1. Create and deliver lectures for HEDU 1531 course, ?Health?, to meet the needs of the University and diverse student population.
2. Create course syllabus, calendar, assignments and grading rubric.
3. Present course material in a clear, concise and knowledgeable manner.
4. Encourage class room participation via open discussions on topics and experiences.
5. Establish a fair, equitable, and respected learning environment.
6. Report student performance, as required by the Department and University.
Denise G. Belle is a determined, exuberant passionate health advocate who earned a BS degree in Community Health Education at NC Central University, a Masters of Public Health from UNC Greensboro, and is currently pursuing a PhD in Public Health from Walden University (anticipated graduation date: Dec. 2015). In her current role as Director of Community-based Outreach Programs with Rural Health Group, a conglomerate of 12 federally qualified health centers, she is dedicated to ensuring that everyone, including rural underserved minorities, receive quality medical care and education irrespective of their ability to pay.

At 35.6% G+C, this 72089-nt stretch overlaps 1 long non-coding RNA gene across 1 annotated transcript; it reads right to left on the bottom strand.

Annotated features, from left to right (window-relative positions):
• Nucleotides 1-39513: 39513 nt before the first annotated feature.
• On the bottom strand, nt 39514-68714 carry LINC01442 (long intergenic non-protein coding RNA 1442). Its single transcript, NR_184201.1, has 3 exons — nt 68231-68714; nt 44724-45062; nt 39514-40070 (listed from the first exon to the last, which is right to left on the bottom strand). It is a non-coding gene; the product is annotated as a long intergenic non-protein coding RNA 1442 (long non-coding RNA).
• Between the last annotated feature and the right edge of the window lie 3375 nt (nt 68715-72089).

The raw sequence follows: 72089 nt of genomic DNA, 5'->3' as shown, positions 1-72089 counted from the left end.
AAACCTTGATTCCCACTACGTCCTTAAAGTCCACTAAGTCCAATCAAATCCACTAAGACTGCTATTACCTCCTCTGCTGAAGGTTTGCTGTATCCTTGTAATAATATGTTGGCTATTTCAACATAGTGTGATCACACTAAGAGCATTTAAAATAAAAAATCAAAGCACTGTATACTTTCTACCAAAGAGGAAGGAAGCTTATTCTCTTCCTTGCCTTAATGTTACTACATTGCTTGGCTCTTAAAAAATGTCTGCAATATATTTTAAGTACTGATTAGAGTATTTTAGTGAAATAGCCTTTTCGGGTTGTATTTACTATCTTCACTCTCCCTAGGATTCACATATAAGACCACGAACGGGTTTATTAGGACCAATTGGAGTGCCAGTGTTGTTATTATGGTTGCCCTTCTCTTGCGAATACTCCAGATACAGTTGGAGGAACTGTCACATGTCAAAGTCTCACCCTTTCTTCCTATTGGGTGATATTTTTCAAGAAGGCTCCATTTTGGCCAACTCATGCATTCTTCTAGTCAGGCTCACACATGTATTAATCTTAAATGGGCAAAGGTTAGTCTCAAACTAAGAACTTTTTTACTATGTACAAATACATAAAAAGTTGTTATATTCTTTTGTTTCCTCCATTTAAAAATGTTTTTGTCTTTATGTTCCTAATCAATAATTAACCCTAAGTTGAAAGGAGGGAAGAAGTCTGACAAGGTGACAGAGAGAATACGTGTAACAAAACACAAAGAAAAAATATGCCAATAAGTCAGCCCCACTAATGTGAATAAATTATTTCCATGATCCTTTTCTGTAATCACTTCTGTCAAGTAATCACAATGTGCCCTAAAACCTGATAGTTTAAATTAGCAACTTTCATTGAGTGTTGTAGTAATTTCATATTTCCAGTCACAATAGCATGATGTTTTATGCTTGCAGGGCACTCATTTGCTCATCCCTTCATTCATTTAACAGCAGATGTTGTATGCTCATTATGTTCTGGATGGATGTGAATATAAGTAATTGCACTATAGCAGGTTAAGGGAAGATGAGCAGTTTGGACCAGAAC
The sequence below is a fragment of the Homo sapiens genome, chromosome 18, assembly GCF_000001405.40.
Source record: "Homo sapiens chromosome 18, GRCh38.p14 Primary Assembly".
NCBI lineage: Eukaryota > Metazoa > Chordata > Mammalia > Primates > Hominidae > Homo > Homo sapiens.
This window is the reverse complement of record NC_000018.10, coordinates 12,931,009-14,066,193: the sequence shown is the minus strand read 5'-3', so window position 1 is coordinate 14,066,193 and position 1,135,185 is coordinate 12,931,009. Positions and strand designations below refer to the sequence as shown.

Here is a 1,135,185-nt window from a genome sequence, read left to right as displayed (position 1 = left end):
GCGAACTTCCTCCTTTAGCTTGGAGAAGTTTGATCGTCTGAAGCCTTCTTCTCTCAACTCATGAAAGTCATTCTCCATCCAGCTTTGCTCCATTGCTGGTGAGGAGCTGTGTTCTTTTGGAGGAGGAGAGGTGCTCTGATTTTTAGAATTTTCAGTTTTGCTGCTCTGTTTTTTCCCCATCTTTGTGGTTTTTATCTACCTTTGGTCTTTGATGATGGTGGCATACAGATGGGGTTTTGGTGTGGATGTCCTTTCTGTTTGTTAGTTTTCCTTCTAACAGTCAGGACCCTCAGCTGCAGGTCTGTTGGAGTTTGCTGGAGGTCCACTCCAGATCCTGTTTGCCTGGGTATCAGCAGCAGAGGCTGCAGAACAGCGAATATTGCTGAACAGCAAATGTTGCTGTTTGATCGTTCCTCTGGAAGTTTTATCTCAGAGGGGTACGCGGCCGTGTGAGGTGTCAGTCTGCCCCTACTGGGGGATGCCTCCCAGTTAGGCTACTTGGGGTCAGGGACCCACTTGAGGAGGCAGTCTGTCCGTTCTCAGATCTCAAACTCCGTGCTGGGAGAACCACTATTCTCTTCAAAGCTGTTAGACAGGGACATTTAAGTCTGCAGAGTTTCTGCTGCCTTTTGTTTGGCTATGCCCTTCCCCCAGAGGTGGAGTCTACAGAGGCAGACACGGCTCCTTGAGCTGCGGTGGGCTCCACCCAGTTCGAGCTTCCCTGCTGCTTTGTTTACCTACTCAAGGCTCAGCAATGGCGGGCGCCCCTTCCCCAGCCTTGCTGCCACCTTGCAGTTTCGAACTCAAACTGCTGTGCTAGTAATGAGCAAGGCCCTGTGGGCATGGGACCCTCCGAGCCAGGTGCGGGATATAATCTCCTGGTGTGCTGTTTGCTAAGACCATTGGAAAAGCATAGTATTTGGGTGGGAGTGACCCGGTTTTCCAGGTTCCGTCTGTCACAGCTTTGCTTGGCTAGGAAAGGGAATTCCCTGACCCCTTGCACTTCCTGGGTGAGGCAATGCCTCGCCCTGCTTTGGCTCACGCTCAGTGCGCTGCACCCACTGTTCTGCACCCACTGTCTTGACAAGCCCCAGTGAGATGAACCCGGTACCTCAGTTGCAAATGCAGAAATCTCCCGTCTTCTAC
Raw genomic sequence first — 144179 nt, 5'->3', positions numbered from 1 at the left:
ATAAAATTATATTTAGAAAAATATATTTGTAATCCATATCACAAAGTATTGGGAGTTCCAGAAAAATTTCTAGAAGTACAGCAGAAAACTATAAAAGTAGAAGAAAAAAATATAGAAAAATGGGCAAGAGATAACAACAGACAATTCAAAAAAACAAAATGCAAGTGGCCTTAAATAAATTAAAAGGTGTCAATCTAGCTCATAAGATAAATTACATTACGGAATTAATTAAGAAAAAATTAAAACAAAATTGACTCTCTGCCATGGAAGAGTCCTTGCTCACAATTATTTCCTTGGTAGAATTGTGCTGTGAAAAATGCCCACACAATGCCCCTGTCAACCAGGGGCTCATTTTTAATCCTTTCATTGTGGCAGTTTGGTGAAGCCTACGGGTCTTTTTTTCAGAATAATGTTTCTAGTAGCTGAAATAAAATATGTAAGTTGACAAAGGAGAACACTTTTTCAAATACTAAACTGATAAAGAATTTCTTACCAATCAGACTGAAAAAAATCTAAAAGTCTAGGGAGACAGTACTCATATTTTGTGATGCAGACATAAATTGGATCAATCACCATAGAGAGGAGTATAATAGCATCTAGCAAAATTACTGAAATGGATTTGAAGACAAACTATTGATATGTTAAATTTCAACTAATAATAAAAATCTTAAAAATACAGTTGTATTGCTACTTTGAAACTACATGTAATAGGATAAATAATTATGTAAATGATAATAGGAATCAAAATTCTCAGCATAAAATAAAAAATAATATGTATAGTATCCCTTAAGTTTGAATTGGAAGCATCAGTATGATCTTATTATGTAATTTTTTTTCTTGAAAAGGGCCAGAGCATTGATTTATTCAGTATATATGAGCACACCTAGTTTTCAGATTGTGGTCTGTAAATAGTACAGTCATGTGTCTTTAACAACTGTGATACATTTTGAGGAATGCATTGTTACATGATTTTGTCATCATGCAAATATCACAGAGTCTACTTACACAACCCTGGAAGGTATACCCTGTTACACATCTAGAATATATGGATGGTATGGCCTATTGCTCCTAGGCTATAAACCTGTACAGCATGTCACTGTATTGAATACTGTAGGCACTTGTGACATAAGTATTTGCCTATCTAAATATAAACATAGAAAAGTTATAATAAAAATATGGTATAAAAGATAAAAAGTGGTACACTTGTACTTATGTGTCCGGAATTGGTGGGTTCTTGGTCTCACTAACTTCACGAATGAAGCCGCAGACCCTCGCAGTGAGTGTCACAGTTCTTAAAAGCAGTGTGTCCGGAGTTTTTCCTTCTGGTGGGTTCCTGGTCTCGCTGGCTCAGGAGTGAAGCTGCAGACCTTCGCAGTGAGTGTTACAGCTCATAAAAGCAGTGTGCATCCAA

Ms. Bells is an active volunteer with the Greater Carolina MS Chapter, and member of the National African American Advisory Council, National Programs and Activities Council, and National Federal Activism Advisory Committee of MS. She has been called upon to serve on various MS subcommittees at the local, state and national levels regarding how best to address issues surrounding rural health, and has served in each capacity with distinction.
Denise credits her tenacity to her beautiful mother, whom she considers her s/hero. She also shares her life with William, her ideal companion, her four-legged son, Jackson, and a cluster of friends and family. Ms. Belle is grateful for the paths she has traveled, is committed to leaving an impactful legacy regarding the inequities that she has encountered, and looks onward to infinite possibilities for herself and the people she serves.
Minority health disparities
African Americans impacted by HIV/AIDS
Rural, vulnerable health issues (i.e. high blood pressure, diabetes, breast/cervical cancer)
African Americans and Multiple Sclerosis (MS)